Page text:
The first few days of the Venice Film Festival were so jam-packed with the big-name premieres you’ve been most restless to hear about that, between thrashing out full-length individual reviews of those and negotiating the braided Venice obstacles of crippling humidity and crippled wi-fi facilities, my usual roundups of less flashy fare got a bit shunted. As did anything in the way of an introduction: we may have already reached the close of Day Four, but hey, welcome to this year’s Venice coverage! Hope you’re enjoying it at least as much as I am. More, hopefully.
As you’ve probably gathered from the reviews I have written, it’s been a quiet festival so far: perhaps I’m more down than most on such titles as “A Dangerous Method” and “The Ides of March,” but even accounting for the more encouraging reviews, no big film has yet set the Lido alight the way last year’s opener, “Black Swan,” did. Indeed, the buzz film of the festival so far may well be Madonna’s “W.E.,” if only because critics, when bored, thrive on schadenfreude.
Meanwhile, I’ve been touched by the number of concerned citizens on Twitter and elsewhere asking if I was ever going to get excited about anything; happily, I did, even if the excitement came from an expected (and Greek) source. More on that, and two other foreign entries, after the jump.
What do Jude Law, Morgan Freeman, Winona Ryder and Prince all have in common? (No, they aren’t in the ensemble of “Contagion,” but since everyone else is, you can forgive yourself that error.) The answer, as it happens, is that they’re all namechecked in “Alps” (****), Yorgos Lanthimos’ dazzlingly dislocated follow-up to the improbably Oscar-nominated “Dogtooth” — a return that should keep him on the fast-track to Euro-auteur royalty, even as it lashes out at the merest suggestion of acceptable behavior.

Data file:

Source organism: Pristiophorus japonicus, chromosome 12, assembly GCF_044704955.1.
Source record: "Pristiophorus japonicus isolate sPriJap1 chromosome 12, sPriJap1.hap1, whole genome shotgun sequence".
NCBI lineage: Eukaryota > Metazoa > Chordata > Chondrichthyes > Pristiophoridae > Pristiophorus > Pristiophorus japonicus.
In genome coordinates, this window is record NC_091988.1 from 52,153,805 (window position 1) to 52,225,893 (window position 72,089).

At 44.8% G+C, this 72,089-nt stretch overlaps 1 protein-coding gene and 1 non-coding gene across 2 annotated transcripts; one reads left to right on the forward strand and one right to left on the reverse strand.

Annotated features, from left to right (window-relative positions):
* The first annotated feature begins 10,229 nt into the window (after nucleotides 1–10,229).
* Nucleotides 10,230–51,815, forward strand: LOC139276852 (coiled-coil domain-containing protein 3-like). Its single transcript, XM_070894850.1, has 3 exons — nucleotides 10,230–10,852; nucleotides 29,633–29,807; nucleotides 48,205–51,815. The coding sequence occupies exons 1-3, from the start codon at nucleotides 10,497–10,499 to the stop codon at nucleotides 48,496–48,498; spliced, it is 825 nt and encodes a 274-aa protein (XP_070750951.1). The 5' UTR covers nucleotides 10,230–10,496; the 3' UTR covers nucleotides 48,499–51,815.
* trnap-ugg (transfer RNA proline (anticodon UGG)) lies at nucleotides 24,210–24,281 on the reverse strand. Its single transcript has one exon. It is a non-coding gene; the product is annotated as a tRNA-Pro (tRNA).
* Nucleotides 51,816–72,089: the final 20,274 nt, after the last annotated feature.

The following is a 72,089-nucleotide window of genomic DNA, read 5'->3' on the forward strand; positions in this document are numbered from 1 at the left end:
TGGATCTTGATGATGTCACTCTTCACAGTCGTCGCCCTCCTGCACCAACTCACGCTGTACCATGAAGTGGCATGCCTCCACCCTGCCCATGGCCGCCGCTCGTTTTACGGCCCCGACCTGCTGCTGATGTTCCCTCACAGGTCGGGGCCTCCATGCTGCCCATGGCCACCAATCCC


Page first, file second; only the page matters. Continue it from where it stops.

The invocation of these familiar names from film and pop culture — sporadically dropped into the conversation as one of the script’s many riotous, explanation-averse running gags — seem present almost as an ironic slapdown to any suggestion that the surprise slow-creep success of his last film would move him any closer to the mainstream. Doubling down on its predecessor’s polarizing absurdist humor and chilly formal grace, “Alps” applies those virtues to a more diffuse, ensemble-driven structure that is in no hurry to reveal its rich thematic adhesives of doubling and substitution. It’d be rash to call it a better film than “Dogtooth,” but it is, in the relative scheme of these things, a bigger one, and exciting evidence of restless formal development on the part of its director. (Lanthimos’ regular DP Thimios Bakatakis’ camerawork is as calculated and sparing with space and depth as before, but more active and richer in palette.)
The film nails its storm-cloud colors to the mast in its opening scene, wherein a gifted teenaged gymnast (the touchingly breakable Ariane Labed, winner of last year’s Venice Best Actress prize for the Lanthimos-produced “Attenberg”) is threatened with grievous bodily harm by her coach when she dares to suggest more contemporary music for her ribbon-twirling routine. “You’re not ready for pop,” he seethes. Neither, it seems, is Lanthimos, who amplifies this unnerving sense of everyday psychosis across a progressively surreal shuffle of story strands, the most dominant of which involves a lonely young nurse (“Dogtooth” standout Aggeliki Papoulia, once more on brave form) offering herself as a replacement to the bereaved parents of a young car-crash victim. (“But I have wonderful news!” she tells them, mere seconds after delivering the time of death.)
After this description, you’d probably struggle to believe me if I told you “Alps” is a slightly warmer film than its predecessor, but in its cockeyed, proudly foot-in-mouth way, it is: the comedy is sometimes broader and more patiently, zanily observational (as in a cryptic running motif where a couple feed each other lines of stiff English-language dialogue on everything from light fittings to orgasms), which is, admittedly, cold comfort alongside its most heart-stoppingly brutal interruptions.